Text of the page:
Two high-profile websites have been subjected to online attacks in the last 24 hours.
The UK's Serious Organised Crime Agency (SOCA) took its website online at 22:30 last night after come under a DoS attack. "The reason we take [the website] down is to prevent and limit any impact on the clients hosted by our service provider," the spokesperson said, adding that the website would go back up "as soon as possible".
They said that SOCA's public facing website is not connected to operational material, and contains only publicly available information. "DDoS attacks are a temporary inconvenience to website visitors, but do not pose a security risk."
Meanwhile, online campaign website Avaaz is also under attack, according to a statement on its website. The nature of the attack is not clear.
"An expert is telling us that an attack this large is likely coming from a government or large corporation, with massive, simultaneous and sophisticated assaults from across the world to take down our site," the organisation said in a statement. "The attack has been going on for 36 hours straight, threatening our ability to keep campaigning."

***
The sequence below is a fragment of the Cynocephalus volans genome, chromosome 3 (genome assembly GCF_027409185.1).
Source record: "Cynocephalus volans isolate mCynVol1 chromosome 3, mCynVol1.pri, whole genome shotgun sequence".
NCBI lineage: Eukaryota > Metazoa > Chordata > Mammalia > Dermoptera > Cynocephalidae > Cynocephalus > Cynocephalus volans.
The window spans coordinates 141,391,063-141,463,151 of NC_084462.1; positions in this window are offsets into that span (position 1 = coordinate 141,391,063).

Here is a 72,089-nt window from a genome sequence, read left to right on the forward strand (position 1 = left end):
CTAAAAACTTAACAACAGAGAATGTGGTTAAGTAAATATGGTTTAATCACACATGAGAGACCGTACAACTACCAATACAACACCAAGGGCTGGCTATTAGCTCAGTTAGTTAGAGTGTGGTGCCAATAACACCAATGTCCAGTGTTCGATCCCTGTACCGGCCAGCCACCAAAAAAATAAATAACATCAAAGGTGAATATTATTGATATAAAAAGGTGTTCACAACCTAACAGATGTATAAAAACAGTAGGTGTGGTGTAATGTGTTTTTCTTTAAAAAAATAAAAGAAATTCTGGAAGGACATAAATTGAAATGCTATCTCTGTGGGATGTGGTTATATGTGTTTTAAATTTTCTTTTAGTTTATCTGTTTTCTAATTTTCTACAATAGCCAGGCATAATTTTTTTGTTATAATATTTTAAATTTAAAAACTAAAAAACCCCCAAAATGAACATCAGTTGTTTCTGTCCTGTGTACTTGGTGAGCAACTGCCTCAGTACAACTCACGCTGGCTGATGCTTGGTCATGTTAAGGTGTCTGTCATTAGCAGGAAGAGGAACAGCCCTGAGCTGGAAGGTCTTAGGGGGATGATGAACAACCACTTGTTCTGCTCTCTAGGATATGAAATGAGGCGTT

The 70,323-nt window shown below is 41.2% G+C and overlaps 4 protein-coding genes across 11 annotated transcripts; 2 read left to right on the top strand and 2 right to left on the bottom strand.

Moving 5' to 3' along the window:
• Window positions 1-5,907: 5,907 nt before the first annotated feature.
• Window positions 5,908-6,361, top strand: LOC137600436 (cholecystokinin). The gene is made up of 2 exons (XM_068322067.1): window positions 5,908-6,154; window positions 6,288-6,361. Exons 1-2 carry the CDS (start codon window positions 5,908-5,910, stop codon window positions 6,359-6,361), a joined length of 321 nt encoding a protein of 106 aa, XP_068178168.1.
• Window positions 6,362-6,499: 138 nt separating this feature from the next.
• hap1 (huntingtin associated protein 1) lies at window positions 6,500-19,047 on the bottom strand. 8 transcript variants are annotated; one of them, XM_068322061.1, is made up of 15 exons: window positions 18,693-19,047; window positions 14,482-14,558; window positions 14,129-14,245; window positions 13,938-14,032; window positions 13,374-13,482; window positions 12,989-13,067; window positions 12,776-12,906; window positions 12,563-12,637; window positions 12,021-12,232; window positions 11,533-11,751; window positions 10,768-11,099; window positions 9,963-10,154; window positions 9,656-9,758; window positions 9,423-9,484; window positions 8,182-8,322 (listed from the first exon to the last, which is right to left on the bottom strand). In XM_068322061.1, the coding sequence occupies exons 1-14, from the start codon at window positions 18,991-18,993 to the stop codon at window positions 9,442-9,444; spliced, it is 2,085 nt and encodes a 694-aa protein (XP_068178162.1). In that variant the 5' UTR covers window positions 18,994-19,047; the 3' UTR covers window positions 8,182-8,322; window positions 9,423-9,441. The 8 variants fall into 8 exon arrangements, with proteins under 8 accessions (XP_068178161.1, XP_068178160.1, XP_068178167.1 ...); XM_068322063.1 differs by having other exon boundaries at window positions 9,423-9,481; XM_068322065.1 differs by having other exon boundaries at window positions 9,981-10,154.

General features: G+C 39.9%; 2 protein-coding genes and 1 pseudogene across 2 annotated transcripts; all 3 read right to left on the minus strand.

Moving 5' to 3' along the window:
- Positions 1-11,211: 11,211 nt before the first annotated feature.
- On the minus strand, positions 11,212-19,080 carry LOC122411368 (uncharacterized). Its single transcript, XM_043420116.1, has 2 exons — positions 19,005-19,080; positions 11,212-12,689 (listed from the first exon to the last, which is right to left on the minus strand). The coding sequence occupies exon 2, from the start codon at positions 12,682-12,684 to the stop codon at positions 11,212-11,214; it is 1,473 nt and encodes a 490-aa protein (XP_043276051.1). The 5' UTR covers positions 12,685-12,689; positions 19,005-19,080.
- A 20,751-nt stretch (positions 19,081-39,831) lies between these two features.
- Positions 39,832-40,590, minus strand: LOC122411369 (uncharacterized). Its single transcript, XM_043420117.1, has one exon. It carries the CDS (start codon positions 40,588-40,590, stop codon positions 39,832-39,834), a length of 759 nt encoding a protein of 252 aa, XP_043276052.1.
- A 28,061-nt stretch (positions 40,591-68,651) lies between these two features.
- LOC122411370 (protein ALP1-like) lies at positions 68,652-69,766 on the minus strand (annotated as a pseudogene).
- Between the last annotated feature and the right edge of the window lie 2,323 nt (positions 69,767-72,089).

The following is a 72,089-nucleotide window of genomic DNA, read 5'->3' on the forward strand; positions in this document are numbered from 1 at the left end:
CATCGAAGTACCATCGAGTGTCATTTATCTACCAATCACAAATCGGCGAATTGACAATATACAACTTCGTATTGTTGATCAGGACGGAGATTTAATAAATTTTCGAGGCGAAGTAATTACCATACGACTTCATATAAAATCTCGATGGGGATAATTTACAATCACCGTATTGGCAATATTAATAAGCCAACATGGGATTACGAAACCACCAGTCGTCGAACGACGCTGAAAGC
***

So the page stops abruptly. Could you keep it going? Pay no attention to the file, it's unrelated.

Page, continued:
Avaaz, which supports and organises online petition campaigns with recent topics including abortion laws in Arizona, and bee-killing pesticides, is using the occassion to raise funds. It is encouraging visitors to donate to "an Avaaz defence fund to take our security to the next level, and show our attackers that whatever they throw at us only makes us stronger".
Commenting on the SOCA attack, Trend Micro's EMEA research director Rik Ferguson questioned whether investing in DoS defence systems would be worth the money.
"[SOCA's] website being unavailable for a period of time has no impact on their ability to do business and very little impact on the public at large," Ferguson said. "Is it worth the expense of large-scale DDoS mitigation technologies? Probably not. Does it harm the SOCA brand to be seen to do nothing or very little to stop these attacks from happening? Again, probably not."